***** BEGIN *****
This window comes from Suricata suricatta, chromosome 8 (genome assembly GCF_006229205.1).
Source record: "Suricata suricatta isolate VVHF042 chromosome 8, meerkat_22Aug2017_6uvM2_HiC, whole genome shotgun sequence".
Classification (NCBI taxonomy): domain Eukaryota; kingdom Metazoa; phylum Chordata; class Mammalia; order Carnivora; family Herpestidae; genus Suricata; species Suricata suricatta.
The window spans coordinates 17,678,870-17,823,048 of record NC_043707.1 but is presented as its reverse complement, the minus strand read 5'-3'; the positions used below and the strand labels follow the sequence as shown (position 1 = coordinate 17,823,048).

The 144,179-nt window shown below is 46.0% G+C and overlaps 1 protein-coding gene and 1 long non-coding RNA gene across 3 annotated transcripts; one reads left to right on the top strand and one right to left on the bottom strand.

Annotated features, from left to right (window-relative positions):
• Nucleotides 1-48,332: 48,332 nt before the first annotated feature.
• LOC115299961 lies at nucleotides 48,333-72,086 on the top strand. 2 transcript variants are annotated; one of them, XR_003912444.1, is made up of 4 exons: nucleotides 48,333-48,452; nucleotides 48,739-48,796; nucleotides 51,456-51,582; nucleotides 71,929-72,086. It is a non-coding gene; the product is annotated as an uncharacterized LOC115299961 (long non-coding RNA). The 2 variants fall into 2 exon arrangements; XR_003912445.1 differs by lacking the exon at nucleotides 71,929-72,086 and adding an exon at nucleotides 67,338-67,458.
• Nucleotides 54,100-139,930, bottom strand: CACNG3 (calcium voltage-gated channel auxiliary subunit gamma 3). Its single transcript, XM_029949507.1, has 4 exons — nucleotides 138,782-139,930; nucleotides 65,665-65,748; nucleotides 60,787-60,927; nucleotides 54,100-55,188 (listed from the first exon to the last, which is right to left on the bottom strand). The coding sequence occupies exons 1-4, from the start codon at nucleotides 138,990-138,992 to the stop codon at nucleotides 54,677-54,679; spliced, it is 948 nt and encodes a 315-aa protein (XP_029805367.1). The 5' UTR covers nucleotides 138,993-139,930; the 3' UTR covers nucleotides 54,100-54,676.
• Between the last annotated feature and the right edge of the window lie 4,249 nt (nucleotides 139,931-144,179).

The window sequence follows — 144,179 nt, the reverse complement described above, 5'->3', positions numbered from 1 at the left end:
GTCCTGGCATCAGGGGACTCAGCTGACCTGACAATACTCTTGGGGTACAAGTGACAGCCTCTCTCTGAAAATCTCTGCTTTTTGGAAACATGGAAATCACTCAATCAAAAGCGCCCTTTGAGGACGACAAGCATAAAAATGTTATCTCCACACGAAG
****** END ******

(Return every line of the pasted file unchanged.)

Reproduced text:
This window comes from Suricata suricatta, chromosome 8 (genome assembly GCF_006229205.1).
Source record: "Suricata suricatta isolate VVHF042 chromosome 8, meerkat_22Aug2017_6uvM2_HiC, whole genome shotgun sequence".
Classification (NCBI taxonomy): domain Eukaryota; kingdom Metazoa; phylum Chordata; class Mammalia; order Carnivora; family Herpestidae; genus Suricata; species Suricata suricatta.
The window spans coordinates 17,678,870-17,823,048 of record NC_043707.1 but is presented as its reverse complement, the minus strand read 5'-3'; the positions used below and the strand labels follow the sequence as shown (position 1 = coordinate 17,823,048).

The 144,179-nt window shown below is 46.0% G+C and overlaps 1 protein-coding gene and 1 long non-coding RNA gene across 3 annotated transcripts; one reads left to right on the top strand and one right to left on the bottom strand.

Annotated features, from left to right (window-relative positions):
• Nucleotides 1-48,332: 48,332 nt before the first annotated feature.
• LOC115299961 lies at nucleotides 48,333-72,086 on the top strand. 2 transcript variants are annotated; one of them, XR_003912444.1, is made up of 4 exons: nucleotides 48,333-48,452; nucleotides 48,739-48,796; nucleotides 51,456-51,582; nucleotides 71,929-72,086. It is a non-coding gene; the product is annotated as an uncharacterized LOC115299961 (long non-coding RNA). The 2 variants fall into 2 exon arrangements; XR_003912445.1 differs by lacking the exon at nucleotides 71,929-72,086 and adding an exon at nucleotides 67,338-67,458.
• Nucleotides 54,100-139,930, bottom strand: CACNG3 (calcium voltage-gated channel auxiliary subunit gamma 3). Its single transcript, XM_029949507.1, has 4 exons — nucleotides 138,782-139,930; nucleotides 65,665-65,748; nucleotides 60,787-60,927; nucleotides 54,100-55,188 (listed from the first exon to the last, which is right to left on the bottom strand). The coding sequence occupies exons 1-4, from the start codon at nucleotides 138,990-138,992 to the stop codon at nucleotides 54,677-54,679; spliced, it is 948 nt and encodes a 315-aa protein (XP_029805367.1). The 5' UTR covers nucleotides 138,993-139,930; the 3' UTR covers nucleotides 54,100-54,676.
• Between the last annotated feature and the right edge of the window lie 4,249 nt (nucleotides 139,931-144,179).

The window sequence follows — 144,179 nt, the reverse complement described above, 5'->3', positions numbered from 1 at the left end:
GTCCTGGCATCAGGGGACTCAGCTGACCTGACAATACTCTTGGGGTACAAGTGACAGCCTCTCTCTGAAAATCTCTGCTTTTTGGAAACATGGAAATCACTCAATCAAAAGCGCCCTTTGAGGACGACAAGCATAAAAATGTTATCTCCACACGAAG